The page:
The bill to replace an ordinance on coal, which had a provision authorizing commercial mining, may run into rough weather in Lok Sabha
By Vivian Fernandes
bill to restore competition in the coal industry had received the kind of reception in parliament that feminine derriere in lycra would in a khap panchayat. On December 8, the government withdrew the Coal Mines (Nationalization) Amendment Bill which was introduced in the Rajya Sabha 14 years ago but never made it to the Lok Sabha, because successive governments, BJP- and Congress-led, were unsure of support, not only from the opposition but also from some of their allies.
Private coal mining for commercial sale has been one of those no-go areas like foreign large retail stores, even though exceptions were carved out in the nineties. Private power plants, steel mills, washeries and cement factories were allowed to mine coal for their own use.
During the ongoing winter session, the government will replace with a bill, an ordinance it proclaimed in October to allow auctions of 204 coal blocks whose allocations (since 1993) the Supreme Court (SC) struck down in August as illegal. The new bill is innocuous, except for a provision that authorizes commercial mining, the same red rag that sent MPs raging all these years. However, given the foul mood of the opposition, the bill may take some knocks.
The Centre of Indian Trade Unions of the Communist Party of India (Marxist) has declared it will oppose those portions of the bill which go beyond curing the cancellations made by SC. In short, it will continue to oppose private mining of coal for sale.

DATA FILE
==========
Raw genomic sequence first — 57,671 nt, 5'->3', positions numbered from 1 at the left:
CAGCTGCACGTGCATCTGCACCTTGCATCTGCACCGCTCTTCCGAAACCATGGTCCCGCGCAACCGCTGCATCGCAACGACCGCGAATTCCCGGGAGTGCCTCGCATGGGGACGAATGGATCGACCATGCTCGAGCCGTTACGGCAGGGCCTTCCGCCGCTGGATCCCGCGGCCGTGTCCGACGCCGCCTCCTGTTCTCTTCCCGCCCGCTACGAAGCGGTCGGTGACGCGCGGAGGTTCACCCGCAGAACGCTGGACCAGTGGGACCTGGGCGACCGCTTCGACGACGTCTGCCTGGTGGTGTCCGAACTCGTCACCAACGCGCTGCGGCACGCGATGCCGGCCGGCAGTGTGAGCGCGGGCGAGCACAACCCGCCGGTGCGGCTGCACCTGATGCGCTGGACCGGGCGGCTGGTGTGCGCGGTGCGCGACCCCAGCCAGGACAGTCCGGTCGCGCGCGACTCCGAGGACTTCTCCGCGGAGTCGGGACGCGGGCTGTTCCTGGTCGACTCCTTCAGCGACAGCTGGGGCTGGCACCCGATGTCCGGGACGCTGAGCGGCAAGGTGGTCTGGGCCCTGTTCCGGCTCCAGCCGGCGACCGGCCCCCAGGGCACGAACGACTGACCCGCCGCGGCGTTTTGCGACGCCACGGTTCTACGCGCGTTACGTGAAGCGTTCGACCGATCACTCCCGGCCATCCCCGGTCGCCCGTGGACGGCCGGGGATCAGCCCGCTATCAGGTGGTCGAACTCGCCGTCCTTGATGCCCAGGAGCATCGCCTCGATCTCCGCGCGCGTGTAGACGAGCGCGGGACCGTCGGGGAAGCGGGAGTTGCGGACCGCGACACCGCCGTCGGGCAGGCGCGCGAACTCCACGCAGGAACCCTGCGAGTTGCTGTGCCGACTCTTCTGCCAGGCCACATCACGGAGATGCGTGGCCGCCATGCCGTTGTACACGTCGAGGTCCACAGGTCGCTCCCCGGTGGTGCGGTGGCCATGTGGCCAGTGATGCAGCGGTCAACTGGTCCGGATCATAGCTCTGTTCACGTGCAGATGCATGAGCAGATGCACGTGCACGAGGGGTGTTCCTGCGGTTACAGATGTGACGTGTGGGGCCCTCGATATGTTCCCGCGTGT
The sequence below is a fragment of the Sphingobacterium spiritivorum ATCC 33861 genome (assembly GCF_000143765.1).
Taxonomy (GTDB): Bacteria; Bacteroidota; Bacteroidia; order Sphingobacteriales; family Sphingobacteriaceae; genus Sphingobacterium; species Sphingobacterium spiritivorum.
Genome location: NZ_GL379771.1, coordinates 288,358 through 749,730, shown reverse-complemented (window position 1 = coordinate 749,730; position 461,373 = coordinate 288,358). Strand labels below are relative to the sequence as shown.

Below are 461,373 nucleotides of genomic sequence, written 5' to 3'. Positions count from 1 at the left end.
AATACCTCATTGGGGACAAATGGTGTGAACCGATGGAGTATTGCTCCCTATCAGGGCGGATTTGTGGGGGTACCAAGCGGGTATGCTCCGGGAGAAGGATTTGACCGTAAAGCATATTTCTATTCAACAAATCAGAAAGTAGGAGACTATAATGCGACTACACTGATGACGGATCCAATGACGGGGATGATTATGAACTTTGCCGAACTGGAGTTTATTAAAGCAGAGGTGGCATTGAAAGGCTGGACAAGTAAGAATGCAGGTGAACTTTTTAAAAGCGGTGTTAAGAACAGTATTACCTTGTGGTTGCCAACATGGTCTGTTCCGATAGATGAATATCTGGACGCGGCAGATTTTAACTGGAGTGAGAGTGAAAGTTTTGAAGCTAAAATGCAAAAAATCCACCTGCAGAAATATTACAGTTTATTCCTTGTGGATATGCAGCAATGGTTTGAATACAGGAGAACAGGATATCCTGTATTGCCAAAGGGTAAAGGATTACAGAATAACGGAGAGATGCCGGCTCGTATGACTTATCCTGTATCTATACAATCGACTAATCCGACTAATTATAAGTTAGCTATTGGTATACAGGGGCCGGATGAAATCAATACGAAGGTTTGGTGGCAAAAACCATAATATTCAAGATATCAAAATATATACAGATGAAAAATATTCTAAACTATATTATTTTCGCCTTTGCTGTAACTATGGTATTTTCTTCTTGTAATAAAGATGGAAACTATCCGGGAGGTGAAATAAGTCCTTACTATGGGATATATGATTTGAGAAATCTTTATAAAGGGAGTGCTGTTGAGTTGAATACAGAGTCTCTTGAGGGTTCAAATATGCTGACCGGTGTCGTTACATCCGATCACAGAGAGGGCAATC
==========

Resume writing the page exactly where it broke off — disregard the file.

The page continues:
The coal ministry’s main concern is to avoid disruption of supplies. It must auction 42 coal blocks before next April, so that mining does not cease in them. These are active mines, which is why the SC made an exception for them while deallocating the remaining 162 with immediate effect.
Fifty blocks of these 162, on the threshold of production having obtained all clearances and approvals, will be auctioned next.
To be eligible, the bidders for the 42 coal blocks should have made 80 percent of the investment in power, steel or cement plants, which the coal mines will feed. For the remaining 50 blocks, the investment limit in user industries has been scaled down to 60 percent.
The SC did not prescribe the mode of allocation; it only said that the procedure should be open and fair, though it did make its bias for auctions clear by not striking down coal block allocations to ultra mega power plants (UMPPs) which were awarded on the basis of the lowest tariffs they would charge consumers. Except for state-owned companies to whom the coal mines will be allocated, not auctioned, the coal ministry has now decided that auctions are the way forward.
Even among private bidders, there is a differentiation. For cement and steel mills, the highest bids will be the winning ones. Since both commodities are freely traded, the ministry expects their global prices to temper the bids for coal blocks. As far as power plants are concerned, a different method will be followed. There will be reverse auctions for the coal mines they are linked to.
Since power regulators allow fuel cost to be passed on, and electricity consumers cannot choose their suppliers, coal mine auctions for power plants would have sent rates shooting with cascading inflationary impact, the coal ministry says.